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Tue 20 Sep 2016 07:27 PM

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Saudi Binladin seeks second extension on Grand Mosque loan

Troubled builder said to delay repayment on loan being used to fund construction at holy site

Saudi Binladin seeks second extension on Grand Mosque loan
Binladiin construction firm that sacked 77,000 staff has lost billions since Makkah crane crash. (AFP/Getty Images)

Saudi Binladin Group (SBG) has requested a second extension on an 817 million riyal ($217.9 million) Islamic loan being used to fund construction at the kingdom's Grand Mosque, sources aware of the matter said.

The talks to delay the loan repayment, originally due to mature on July 15, came after the Saudi government failed to fully reimburse the construction firm for work at Islam's holiest location, the sources said on condition of anonymity.

It is the second time SBG has sought more time to meet the payment, having previously requested an extension to Aug. 31.

The Binladin Group could not be reached for comment about the loan, which is a murabaha facility, or a cost-plus-profit arrangement compliant with Islamic financing standards.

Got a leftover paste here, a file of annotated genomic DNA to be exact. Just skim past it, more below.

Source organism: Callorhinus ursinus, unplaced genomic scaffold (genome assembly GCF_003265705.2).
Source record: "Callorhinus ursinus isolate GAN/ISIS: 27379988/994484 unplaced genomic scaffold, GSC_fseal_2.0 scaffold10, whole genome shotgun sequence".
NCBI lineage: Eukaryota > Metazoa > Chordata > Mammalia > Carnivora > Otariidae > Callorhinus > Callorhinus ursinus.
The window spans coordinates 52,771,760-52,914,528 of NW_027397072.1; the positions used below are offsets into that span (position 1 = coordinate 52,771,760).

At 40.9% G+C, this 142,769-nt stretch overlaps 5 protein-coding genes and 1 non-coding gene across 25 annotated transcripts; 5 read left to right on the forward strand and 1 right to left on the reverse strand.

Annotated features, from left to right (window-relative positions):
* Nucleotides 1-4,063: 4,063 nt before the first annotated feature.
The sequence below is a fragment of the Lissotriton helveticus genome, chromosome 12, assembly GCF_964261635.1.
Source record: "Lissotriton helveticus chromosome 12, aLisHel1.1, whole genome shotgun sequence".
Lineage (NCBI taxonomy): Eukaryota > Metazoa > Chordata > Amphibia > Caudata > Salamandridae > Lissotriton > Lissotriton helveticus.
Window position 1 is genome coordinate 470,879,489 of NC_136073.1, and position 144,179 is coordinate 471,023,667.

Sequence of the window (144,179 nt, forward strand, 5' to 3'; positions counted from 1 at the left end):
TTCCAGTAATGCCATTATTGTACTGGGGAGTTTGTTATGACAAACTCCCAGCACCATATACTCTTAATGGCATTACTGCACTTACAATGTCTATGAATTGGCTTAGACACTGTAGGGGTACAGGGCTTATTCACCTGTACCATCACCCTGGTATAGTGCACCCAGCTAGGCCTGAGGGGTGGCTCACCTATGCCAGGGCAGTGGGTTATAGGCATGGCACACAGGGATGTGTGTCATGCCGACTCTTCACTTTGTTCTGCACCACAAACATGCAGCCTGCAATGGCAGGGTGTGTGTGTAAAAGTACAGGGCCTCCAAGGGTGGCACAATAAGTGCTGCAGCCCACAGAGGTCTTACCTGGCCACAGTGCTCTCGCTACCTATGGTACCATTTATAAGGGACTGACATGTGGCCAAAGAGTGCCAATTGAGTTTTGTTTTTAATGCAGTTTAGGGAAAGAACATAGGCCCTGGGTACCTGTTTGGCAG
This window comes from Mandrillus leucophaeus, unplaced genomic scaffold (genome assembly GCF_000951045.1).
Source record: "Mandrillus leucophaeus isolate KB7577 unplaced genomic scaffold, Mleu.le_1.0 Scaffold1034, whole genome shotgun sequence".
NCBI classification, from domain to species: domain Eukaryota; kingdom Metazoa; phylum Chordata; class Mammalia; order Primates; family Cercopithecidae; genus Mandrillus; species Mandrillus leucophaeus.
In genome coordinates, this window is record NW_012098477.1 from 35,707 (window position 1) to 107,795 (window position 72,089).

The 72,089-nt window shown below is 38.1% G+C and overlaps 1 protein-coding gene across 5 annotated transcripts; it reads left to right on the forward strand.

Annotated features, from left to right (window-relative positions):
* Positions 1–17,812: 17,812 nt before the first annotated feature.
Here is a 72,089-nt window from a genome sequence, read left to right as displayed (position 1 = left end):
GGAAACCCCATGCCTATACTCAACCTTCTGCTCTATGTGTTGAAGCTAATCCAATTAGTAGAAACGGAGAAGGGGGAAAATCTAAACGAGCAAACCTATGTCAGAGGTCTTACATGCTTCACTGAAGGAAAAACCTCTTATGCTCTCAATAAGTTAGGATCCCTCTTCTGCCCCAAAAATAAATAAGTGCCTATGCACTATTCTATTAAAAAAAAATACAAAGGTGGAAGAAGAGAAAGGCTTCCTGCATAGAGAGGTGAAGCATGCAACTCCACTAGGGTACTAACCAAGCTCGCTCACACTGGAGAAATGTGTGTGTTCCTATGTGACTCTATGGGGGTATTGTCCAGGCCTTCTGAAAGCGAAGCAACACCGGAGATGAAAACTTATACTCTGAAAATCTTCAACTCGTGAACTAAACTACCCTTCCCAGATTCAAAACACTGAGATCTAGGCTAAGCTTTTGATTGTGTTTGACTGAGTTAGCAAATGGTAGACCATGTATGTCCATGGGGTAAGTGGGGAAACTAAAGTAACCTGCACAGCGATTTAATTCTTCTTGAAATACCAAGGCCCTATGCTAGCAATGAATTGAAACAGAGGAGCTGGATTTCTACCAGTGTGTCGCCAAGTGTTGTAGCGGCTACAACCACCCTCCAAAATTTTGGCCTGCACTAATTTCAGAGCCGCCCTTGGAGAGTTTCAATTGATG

The Saudi Ministry of Finance declined to comment.

Two of the sources said the government had paid SBG a small portion of the amount it owed for the Grand Mosque project before the Eid al-Adha Islamic holiday this month but a large amount remained outstanding.

The firm has been the leading builder in the kingdom for several years, delivering a number of major buildings including the expansion of the Grand Mosque in Makkah, which houses the Kaaba, the structure to which Muslims face while praying.

But SBG's lofty status has come under threat from government spending cuts, economic reforms and its temporary suspension from new state contracts after a crane accident killed 107 people at the Grand Mosque last year.

The ban on SBG was lifted in May but a cash squeeze has left it struggling under an estimated $30 billion in debt owed to local and international lenders, an amount large enough to cause potential stress for the Saudi banking system.

The 817 million riyal loan was from a consortium of 8 to 9 lenders, mainly from the United Arab Emirates. Dubai Islamic Bank led the facility and Emirates NBD, Noor Bank and Ajman Bank participated, said the sources.

Sources told Reuters in July that SBG had 1.071 billion riyals of approved payments on work completed on the project up until December 2015 which the Saudi government had yet to pay.

It had since filed a further 1.3 billion riyals of claims for work covering the period January-April 2016, for which approval is still needed, the sources said in July.

In lieu of these receivables being paid, the builder asked banks to accept an extension to Aug. 31. But when the government failed to pay up in full, the company has once again asked lenders for more time, the sources said.

Two of the sources said it was uncertain how long the latest extension would be, but one said it could be until December.

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